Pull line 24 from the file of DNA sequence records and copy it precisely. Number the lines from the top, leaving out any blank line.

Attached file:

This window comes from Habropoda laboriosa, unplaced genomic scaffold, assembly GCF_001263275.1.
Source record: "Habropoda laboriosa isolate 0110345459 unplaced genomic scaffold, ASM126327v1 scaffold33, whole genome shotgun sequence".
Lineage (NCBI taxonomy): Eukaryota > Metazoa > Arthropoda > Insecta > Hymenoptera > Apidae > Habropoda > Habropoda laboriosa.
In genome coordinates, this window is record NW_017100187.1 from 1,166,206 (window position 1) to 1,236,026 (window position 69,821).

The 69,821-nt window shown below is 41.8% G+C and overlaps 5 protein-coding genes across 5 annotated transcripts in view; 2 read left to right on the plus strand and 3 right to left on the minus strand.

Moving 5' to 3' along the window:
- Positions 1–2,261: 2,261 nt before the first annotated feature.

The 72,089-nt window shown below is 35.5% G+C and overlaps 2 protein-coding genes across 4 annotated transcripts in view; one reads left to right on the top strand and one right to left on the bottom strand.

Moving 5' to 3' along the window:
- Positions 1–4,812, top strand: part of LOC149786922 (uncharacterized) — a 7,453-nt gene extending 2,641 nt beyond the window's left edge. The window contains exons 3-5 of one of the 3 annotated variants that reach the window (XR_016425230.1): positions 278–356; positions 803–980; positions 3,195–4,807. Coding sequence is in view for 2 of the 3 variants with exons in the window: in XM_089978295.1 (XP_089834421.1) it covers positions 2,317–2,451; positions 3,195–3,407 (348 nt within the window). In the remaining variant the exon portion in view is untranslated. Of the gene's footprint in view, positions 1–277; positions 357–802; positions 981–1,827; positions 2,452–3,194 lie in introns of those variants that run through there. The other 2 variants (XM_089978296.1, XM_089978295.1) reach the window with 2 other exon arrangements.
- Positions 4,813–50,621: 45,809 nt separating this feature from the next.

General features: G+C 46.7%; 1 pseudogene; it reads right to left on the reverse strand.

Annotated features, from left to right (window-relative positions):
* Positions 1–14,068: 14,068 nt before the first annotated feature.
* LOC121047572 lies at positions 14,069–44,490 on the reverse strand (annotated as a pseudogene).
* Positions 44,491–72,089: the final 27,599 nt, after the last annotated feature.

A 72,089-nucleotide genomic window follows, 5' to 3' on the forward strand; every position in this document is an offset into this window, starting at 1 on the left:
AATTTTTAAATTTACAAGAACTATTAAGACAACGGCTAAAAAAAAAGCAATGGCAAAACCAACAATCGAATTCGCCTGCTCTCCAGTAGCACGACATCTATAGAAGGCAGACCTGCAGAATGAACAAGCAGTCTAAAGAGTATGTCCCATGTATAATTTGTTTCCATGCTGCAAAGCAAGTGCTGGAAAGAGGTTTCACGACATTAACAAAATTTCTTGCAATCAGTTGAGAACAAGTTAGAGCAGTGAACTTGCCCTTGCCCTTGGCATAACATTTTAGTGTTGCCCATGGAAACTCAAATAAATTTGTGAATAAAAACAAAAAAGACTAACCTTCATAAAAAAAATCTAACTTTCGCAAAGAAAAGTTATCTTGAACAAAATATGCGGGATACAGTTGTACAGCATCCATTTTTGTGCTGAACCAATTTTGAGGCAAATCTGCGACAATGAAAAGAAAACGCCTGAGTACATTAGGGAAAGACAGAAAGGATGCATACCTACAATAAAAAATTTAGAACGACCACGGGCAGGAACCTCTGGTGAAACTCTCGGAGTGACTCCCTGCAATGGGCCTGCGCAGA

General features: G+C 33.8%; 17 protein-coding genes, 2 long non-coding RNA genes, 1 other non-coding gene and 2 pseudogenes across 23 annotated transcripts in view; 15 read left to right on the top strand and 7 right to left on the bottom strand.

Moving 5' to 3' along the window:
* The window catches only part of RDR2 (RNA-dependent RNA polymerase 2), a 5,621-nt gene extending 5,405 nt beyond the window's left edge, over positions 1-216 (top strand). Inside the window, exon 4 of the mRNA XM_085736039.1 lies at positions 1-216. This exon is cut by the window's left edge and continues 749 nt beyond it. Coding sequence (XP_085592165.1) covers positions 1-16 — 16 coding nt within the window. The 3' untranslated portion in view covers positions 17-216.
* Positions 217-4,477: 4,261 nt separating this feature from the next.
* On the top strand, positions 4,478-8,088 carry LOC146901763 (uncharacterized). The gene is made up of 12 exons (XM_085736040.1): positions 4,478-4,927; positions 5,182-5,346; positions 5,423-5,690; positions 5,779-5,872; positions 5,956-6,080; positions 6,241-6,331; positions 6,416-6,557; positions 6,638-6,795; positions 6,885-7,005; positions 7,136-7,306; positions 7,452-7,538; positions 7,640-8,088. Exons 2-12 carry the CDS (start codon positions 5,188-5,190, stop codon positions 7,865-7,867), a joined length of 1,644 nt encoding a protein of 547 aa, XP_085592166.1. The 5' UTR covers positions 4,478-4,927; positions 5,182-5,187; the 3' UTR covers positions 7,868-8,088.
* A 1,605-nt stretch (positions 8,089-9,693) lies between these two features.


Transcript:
* A 1,605-nt stretch (positions 8,089-9,693) lies between these two features.